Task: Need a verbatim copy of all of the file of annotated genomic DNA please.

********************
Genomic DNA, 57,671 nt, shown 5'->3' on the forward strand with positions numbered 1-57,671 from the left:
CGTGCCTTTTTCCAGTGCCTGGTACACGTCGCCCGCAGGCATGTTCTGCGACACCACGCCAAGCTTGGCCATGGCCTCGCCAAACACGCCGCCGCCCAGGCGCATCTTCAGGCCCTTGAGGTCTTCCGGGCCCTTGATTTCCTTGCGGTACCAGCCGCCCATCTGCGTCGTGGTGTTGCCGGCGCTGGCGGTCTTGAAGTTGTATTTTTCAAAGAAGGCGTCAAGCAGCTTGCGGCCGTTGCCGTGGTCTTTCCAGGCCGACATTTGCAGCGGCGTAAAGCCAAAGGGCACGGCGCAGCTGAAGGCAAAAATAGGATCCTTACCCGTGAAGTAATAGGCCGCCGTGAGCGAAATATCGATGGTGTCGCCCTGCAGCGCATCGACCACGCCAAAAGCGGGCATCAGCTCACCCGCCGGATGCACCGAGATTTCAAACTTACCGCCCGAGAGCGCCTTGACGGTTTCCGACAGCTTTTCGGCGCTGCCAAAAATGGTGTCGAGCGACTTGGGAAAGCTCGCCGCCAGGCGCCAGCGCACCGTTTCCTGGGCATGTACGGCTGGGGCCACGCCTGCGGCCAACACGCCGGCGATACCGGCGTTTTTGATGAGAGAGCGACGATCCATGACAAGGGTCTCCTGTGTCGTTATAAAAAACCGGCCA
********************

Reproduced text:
Genomic DNA, 57,671 nt, shown 5'->3' on the forward strand with positions numbered 1-57,671 from the left:
CGTGCCTTTTTCCAGTGCCTGGTACACGTCGCCCGCAGGCATGTTCTGCGACACCACGCCAAGCTTGGCCATGGCCTCGCCAAACACGCCGCCGCCCAGGCGCATCTTCAGGCCCTTGAGGTCTTCCGGGCCCTTGATTTCCTTGCGGTACCAGCCGCCCATCTGCGTCGTGGTGTTGCCGGCGCTGGCGGTCTTGAAGTTGTATTTTTCAAAGAAGGCGTCAAGCAGCTTGCGGCCGTTGCCGTGGTCTTTCCAGGCCGACATTTGCAGCGGCGTAAAGCCAAAGGGCACGGCGCAGCTGAAGGCAAAAATAGGATCCTTACCCGTGAAGTAATAGGCCGCCGTGAGCGAAATATCGATGGTGTCGCCCTGCAGCGCATCGACCACGCCAAAAGCGGGCATCAGCTCACCCGCCGGATGCACCGAGATTTCAAACTTACCGCCCGAGAGCGCCTTGACGGTTTCCGACAGCTTTTCGGCGCTGCCAAAAATGGTGTCGAGCGACTTGGGAAAGCTCGCCGCCAGGCGCCAGCGCACCGTTTCCTGGGCATGTACGGCTGGGGCCACGCCTGCGGCCAACACGCCGGCGATACCGGCGTTTTTGATGAGAGAGCGACGATCCATGACAAGGGTCTCCTGTGTCGTTATAAAAAACCGGCCA